Using NASA’s MESSENGER spacecraft’s close encounters with Venus and Mercury, researchers were able to measure the lifetime of neutrons, an important prediction of the Standard Model of particle physics.
Bundled up inside an atomic nucleus, the neutron (a massive, neutrally-charged particle) can live basically forever. But once liberated from those nuclear confines, the neutron doesn’t get to enjoy a long lifetime. In only about 15 minutes, it decays into a shower of other particles, like its positively-charged sibling, the proton, and a neutrino.
There have been many experiments to try to nail down the precise lifetime of the neutron. One set of experiments involve sticking a bunch of neutrons in a bottle, waiting around for awhile, then going back to the bottle and counting how many are left. This results in an average lifetime of 14 minutes and 39 seconds.
A second method involves shooting neutrons down a beam and counting how many make it to the end. Strangely, this results in an average lifetime of 14 minutes and 48 seconds.
For many years, the uncertainties in these measurements were larger than the 9-second difference between them. But as we’ve gotten better and better at counting neutrons, the uncertainties have gone down but the difference between the measurements remain.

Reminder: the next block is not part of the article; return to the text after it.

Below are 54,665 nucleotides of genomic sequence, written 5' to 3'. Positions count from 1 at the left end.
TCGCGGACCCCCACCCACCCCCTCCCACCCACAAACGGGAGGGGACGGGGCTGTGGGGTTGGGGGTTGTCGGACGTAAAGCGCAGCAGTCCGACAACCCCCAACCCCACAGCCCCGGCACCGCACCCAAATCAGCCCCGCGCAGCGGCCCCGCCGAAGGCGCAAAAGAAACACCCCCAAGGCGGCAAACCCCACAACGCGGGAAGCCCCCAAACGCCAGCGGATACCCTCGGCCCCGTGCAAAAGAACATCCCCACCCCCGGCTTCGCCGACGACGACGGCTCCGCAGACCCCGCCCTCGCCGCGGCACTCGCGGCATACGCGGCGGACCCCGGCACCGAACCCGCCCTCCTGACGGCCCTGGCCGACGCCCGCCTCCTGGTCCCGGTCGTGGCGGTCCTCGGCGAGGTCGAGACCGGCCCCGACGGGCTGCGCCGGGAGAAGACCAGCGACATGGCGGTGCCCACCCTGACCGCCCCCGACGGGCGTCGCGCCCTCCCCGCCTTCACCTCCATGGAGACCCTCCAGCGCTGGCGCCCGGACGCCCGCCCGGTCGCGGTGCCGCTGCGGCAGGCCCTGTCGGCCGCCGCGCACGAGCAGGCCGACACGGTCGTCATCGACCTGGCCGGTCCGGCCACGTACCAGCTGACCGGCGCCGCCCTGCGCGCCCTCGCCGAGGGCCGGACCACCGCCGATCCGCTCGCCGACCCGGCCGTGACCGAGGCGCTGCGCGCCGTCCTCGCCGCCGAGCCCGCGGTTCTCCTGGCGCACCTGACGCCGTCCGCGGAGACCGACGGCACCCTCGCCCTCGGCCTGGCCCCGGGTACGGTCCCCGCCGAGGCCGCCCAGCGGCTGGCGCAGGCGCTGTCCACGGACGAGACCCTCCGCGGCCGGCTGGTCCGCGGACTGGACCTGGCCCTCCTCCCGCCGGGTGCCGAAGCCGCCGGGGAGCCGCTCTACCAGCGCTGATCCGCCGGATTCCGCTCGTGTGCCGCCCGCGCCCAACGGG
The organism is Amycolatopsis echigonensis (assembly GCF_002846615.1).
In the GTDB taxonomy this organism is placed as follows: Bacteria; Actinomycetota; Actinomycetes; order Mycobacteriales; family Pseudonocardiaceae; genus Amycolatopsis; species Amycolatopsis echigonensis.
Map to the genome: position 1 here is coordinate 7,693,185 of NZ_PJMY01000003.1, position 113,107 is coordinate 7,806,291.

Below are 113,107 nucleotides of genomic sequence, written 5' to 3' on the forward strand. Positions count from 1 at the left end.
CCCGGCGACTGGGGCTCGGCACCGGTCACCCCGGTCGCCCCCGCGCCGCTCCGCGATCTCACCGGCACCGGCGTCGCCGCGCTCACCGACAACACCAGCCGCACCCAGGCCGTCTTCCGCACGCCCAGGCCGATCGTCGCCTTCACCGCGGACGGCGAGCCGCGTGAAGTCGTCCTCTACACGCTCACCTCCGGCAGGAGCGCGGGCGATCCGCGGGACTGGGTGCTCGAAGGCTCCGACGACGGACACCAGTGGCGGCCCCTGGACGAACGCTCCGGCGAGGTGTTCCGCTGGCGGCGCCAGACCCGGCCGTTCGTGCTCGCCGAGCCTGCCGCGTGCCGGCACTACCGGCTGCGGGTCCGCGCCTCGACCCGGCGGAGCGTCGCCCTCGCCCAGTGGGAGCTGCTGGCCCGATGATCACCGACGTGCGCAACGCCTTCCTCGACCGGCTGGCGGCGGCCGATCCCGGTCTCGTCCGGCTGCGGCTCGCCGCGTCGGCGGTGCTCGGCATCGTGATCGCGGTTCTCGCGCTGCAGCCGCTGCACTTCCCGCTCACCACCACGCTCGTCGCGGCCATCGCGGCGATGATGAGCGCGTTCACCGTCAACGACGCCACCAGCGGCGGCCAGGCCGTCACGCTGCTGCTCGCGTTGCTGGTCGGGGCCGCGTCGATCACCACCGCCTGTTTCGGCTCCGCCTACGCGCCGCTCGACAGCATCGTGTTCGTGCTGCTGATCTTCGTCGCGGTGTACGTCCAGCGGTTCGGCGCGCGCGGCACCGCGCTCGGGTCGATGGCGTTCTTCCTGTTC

On the theoretical side, the predictions involve very difficult calculations, and can’t choose a clear winner.
We need a tie-breaker.
NASA didn’t design its MESSENGER (MErcury Surface, Space ENvironment, GEochemistry, and Ranging) spacecraft to study the decay of neutrons, but a team of researchers were able to use data taken from the probe to do exactly that.
MESSENGER spent some time near both Venus and Mercury, and those planets acted as giant bottles. Occasionally free neutrons would be produced by various and sundry processes on the surface, and some of them would decay into protons, which the spacecraft could detect way up in orbit.
By comparing the incoming proton rate to MESSENGER’s height above the surface, the scientists could work out the decay rate of the neutron. They reached a measurement of 13 minutes, plus or minus 130 seconds.
Since this method has such a large uncertainty, it can’t yet distinguish between the methods, but future analyses could – especially with a possible spacecraft designed to do exactly that.
We care so much about the neutron decay rate for a couple reasons. One, it’s an important prediction of our most advanced models of the nuclear world, and precisely measuring it could help us understand new physics. Secondly, the formation of elements in the early moments of the big bang (like the hydrogen and helium inside you right now) depends on how quickly the neutron decays. The more we understand about the neutron, the more we understand the big bang.
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